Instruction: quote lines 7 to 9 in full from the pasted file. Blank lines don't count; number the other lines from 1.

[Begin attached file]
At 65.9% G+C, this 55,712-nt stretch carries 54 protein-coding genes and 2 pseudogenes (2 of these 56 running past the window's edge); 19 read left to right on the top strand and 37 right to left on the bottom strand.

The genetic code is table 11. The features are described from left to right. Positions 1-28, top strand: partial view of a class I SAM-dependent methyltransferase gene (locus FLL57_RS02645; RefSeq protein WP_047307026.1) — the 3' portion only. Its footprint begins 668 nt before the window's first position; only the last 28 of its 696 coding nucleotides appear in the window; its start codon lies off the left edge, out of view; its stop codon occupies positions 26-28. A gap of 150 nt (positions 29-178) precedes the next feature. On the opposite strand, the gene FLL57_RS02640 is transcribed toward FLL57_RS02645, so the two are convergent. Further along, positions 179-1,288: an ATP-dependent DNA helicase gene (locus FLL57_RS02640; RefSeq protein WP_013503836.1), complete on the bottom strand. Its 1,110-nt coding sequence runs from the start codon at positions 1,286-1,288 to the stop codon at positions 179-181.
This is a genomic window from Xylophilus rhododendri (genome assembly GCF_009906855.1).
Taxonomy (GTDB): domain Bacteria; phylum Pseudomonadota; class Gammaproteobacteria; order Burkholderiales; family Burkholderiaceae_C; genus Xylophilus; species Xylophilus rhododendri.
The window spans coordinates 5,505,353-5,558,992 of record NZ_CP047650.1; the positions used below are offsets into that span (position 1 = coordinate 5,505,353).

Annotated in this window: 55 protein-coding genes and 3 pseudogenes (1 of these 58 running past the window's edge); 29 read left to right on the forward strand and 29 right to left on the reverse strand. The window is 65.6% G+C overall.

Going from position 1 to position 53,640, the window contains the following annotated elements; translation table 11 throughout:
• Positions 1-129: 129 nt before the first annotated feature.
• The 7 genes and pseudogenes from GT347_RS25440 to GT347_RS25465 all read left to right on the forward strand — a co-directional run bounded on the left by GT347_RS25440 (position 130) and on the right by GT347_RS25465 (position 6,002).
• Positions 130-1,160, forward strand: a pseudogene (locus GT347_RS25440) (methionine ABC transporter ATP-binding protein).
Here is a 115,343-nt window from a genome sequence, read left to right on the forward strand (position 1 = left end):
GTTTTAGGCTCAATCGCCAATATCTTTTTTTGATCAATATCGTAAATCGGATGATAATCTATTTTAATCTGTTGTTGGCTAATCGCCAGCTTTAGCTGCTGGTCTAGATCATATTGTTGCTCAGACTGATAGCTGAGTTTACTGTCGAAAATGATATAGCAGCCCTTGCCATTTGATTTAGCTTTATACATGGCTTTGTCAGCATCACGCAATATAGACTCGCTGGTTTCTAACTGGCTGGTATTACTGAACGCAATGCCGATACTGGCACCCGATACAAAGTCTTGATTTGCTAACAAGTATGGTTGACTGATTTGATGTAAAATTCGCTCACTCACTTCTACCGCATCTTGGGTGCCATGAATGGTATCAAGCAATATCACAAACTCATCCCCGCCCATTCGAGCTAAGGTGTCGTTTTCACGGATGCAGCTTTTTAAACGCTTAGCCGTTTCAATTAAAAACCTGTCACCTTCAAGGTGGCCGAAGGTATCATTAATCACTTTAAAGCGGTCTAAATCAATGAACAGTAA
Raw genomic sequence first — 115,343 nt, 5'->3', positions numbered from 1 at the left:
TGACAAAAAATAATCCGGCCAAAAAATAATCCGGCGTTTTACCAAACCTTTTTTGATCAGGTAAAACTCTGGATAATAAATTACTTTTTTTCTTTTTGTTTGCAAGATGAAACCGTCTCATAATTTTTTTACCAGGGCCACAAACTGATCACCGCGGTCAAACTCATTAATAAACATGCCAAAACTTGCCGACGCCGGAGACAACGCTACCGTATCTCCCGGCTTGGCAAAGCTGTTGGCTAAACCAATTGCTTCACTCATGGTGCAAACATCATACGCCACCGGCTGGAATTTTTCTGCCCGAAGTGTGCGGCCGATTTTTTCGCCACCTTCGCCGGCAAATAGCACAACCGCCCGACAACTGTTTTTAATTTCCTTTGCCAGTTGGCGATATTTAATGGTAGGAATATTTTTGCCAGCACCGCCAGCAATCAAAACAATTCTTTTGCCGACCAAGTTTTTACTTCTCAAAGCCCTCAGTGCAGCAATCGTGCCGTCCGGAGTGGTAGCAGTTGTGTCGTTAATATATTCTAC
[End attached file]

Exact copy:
Going from position 1 to position 53,640, the window contains the following annotated elements; translation table 11 throughout:
• Positions 1-129: 129 nt before the first annotated feature.
• The 7 genes and pseudogenes from GT347_RS25440 to GT347_RS25465 all read left to right on the forward strand — a co-directional run bounded on the left by GT347_RS25440 (position 130) and on the right by GT347_RS25465 (position 6,002).